Opportunity: Fellowship at the Smithsonian InstitutionPosted by Michelle Kasprzak • Tuesday, November 4. 2008 • Category: Jobs & Opportunities
The application date for this opportunity has passed.
The Lemelson Center offers two different ways for researchers to receive financial support while using the invention-related collections at the Smithsonian. The Fellowship Program provides a prorated stipend for up to ten weeks and is currently accepting applications until the January 15, 2009 deadline. The Travel to Collections Award offers researchers a travel allowance and a stipend for up to 21 days and accepts applications year-round.
These programs support research projects that present creative approaches to the study of invention and innovation in American society may include, but are not limited to, historical research and documentation projects resulting in publications, exhibitions, educational initiatives, and multimedia products. [Ed: emphasis mine.]
The Archives Center holds more than 14,000 feet of archival materials. The collections are particularly strong in documenting the history of technology, invention, and innovation in the nineteenth and twentieth centuries. Both individuals and companies are documented in subject areas including railroads, pianos, television, radio, plastics, ivory, and sports equipment. One of the largest collections is the Western Union Telegraph Company Records, ca. 1840-1994. Other collections of significance include the Earl S. Tupper Papers, documenting the inventor Tupper and his invention Tupperware; the Darby Windsurfing Collection, 1946-1998, documenting the invention of the sailboard; and the Records of Small Beginnings, Inc., a medical supply company that designs, invents, manufactures, and distributes products for premature infants.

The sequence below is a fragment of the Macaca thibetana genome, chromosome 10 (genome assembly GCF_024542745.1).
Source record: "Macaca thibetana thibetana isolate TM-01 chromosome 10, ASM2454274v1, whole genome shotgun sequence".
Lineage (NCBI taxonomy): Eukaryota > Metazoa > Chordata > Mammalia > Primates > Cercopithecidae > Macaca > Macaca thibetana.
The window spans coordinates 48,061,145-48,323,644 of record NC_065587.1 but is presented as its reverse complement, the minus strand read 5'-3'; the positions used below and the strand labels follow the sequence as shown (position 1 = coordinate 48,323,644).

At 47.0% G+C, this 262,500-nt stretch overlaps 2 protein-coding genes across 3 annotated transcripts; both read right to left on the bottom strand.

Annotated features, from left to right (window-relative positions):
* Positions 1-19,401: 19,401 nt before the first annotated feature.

Since 1995 the Lemelson Center has supported oral and video documentation of contemporary inventors and inventions, covering inventions in a variety of fields, such as healthcare, consumer electronics, and toys.
The Lemelson Center was established at the National Museum of American History in 1995 through a gift from The Lemelson Foundation. Jerome Lemelson (1923-1997) was an independent inventor who earned more than 600 patents, representing one of the largest patent portfolios in America's history.
The Center's mission is to document, interpret, and disseminate information about invention and innovation, to encourage inventive creativity in young people, and to foster an appreciation for the central role invention and innovation play in the history of the United States.
For more information about these programs, including deadlines, eligibility, and application forms and procedures, please visit: http://invention.smithsonian.org/research_opps